Study Guide

The Big Short: Inside the Doomsday Machine Perseverance

By Michael Lewis

Perseverance

The small world of investors who made big bets against subprime mortgage bonds itself contained an even smaller world: people for whom the trade became an obsession. (5.3)

There were literally fewer than twenty people in the entire world who bet against the subprime market. That's nuts. However, as this passage notes, and as we'll see over the course of the section, this isn't just some run-of-the-mill trade for these folks—it's a personal mission, even a crusade. That comes with its own set of benefits and drawbacks.

"Sometimes his ideas cannot be manifested in a trade," said Vinny. "This time they could." (7.14)

Vinny is talking about Steve Eisman here. For Eisman, betting against the subprime market is a way of expressing his disdain for Wall Street. That disdain is what explains his determination.

This was Moody's. The aristocrats of the rating business [...] And its CEO was being told he was either a fool or a crook, by Vincent Daniel, from Queens. (7.21)

Like their boss, the bros at FrontPoint Partners refuse to defer to the authority of so-called "experienced" men. After all, those "experienced" men have really screwed the pooch with the subprime market, causing untold damage to their own companies (and to the economy as a whole) while being none the wiser.

"Jeff is still giving his prepared remarks and Steve just blurts out, 'Well, your models are wrong!' This very awkward silence comes over the room." (7.25)

You might think that Eisman is being a little rude (and you wouldn't be wrong), but here's the thing—the subprime crisis might not have happened if more people were willing to speak their minds as he did. Sitting down and shutting up doesn't really seem like the best course of action here.

"I have always believed that a single talented analyst, working very hard, can cover an amazing amount of investment landscape, and this belief remains unchallenged in my mind." (8.45)

Here is Burry's guiding principle throughout The Big Short. He has an almost religious sense of individualism, one that stays strong even when assaulted from all sides by a bunch of angry investors second-guessing him and looking to withdraw their funds. Some people might call this madness, but hey—dude can't be cray when he's right…right?

"Being short in 2007 and making money from it was fun, because we were short bad guys. [...] In 2008 it was the entire financial system that was at risk." (10.1)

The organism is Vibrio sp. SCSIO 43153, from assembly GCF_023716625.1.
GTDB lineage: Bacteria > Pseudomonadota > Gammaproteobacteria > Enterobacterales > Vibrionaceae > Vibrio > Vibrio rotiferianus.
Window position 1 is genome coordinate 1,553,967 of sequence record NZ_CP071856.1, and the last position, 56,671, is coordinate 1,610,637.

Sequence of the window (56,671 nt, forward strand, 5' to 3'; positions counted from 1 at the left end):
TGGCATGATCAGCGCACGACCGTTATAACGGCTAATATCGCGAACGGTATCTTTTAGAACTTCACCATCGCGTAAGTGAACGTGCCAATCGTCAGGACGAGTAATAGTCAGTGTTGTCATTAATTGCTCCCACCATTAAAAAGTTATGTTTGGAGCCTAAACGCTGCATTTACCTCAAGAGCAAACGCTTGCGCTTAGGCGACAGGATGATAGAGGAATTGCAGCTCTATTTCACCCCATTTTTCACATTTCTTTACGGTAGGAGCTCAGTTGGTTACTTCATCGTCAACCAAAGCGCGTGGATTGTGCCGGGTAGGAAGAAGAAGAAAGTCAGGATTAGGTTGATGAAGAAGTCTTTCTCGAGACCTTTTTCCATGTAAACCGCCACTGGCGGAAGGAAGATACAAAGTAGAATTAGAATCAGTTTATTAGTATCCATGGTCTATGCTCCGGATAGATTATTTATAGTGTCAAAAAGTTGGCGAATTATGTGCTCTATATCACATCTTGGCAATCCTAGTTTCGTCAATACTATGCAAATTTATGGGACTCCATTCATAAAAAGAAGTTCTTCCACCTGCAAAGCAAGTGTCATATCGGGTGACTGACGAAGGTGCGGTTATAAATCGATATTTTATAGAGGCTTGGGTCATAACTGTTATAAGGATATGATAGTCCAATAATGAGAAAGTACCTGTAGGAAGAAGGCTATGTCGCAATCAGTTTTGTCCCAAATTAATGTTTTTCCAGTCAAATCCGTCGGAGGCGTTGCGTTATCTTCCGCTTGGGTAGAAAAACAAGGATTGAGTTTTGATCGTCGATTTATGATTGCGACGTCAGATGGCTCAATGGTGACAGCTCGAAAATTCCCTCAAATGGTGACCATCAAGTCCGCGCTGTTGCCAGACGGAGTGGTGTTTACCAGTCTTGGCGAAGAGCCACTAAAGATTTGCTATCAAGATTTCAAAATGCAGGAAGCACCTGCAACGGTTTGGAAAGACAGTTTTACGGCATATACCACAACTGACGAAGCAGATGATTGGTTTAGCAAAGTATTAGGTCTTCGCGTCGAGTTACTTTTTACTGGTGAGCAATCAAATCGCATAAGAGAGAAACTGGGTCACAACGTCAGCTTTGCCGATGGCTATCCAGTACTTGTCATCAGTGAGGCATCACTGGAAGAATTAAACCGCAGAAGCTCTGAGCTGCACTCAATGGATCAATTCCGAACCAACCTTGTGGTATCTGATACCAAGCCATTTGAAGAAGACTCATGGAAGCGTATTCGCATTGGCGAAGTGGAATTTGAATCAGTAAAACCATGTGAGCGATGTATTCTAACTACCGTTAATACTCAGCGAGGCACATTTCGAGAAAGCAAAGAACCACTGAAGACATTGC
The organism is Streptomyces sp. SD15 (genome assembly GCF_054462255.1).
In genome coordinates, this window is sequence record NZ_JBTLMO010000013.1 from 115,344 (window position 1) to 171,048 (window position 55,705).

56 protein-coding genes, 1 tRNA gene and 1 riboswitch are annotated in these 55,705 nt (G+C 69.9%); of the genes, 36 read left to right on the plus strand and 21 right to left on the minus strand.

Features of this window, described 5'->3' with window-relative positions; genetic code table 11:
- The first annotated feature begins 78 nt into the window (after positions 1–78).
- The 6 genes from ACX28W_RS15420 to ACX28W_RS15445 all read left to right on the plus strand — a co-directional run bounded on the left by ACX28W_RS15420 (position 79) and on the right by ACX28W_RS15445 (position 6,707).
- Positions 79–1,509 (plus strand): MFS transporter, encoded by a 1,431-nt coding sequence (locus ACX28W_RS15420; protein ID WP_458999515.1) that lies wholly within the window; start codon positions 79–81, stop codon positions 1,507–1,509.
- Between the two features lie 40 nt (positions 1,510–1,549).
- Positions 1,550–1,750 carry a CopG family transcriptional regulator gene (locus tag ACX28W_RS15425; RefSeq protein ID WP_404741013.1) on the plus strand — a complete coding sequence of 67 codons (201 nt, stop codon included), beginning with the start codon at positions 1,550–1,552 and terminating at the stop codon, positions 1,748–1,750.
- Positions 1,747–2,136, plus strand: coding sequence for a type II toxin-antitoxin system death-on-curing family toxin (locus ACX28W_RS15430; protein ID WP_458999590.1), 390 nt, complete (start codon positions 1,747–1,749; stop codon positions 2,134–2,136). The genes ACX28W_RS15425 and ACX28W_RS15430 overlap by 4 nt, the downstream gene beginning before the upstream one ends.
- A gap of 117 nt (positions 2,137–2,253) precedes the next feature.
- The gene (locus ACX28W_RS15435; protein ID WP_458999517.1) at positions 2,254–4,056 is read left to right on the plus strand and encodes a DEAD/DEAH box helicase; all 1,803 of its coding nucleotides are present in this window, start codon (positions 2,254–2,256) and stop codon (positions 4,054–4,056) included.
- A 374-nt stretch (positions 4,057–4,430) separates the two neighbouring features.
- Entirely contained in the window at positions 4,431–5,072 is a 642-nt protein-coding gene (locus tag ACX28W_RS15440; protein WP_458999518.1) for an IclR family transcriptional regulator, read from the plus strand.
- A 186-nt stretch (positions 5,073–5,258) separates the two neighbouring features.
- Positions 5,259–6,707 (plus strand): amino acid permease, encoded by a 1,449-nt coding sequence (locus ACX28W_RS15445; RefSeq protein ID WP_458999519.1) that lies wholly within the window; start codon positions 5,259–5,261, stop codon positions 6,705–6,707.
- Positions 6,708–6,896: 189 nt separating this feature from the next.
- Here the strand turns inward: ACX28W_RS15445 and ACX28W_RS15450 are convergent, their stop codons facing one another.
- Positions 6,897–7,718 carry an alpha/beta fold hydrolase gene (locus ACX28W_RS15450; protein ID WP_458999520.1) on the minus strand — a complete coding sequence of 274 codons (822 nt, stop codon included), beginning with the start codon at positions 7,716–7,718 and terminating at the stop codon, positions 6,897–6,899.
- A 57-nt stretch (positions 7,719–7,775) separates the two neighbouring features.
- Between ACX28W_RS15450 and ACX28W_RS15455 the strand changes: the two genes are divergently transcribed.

Although Eisman is determined to make himself a tidy fortune, he doesn't share Wall Street's belief in attaining profit at any cost. He has his limits. In this situation, he becomes greatly concerned with how the subprime collapse will affect the countless working class Americans who are already struggling.

He was emotional [...] His bets against subprime mortgage bonds were to him more than just bets; he intended them almost as insults. (10.3)

One the on hand, it's great that Eisman is determined to see his crusade against the subprime market through to the bitter end. On the other, he's clearly way too emotionally attached to the situation to analyze it in an objective way. This causes some major trip-ups for Eisman at times.

"It was more than an argument," Eisman said. "It was a moral crusade. The world was upside down." (10.3)

Eisman's bet against the subprime market grows into an obsession, which is either awesome or asinine depending on your perspective. Either way you land, Eisman's strong moral compass is his guide throughout the book.

It outraged him that the people who got credit for higher understanding were those who spent the most time currying favor with the media. (10.60)

Michael Burry has a laser focus on his work, but he has no patience for the PR end of running a company. And it's not even that he's bored by it—he despises it. In his mind, thinking about others' perceptions of you takes your focus away from making money for your investors.

"I felt bad about it," said Eisman. "It was obnoxious. He was a lovely guy. He was just wrong. I was no longer the underdog. And I had to conduct myself in a different way." (10.66)

By the end of the book, Eisman has taken a step back from his persnickety ways. We bet you still don't want to be on the other end of an argument with him, but we don't think he'll be tracing any more "zeroes" in the air. At least we hope not. If you're reading this, Eisman, then just remember: WWSMD. What Would Spider-Man Do?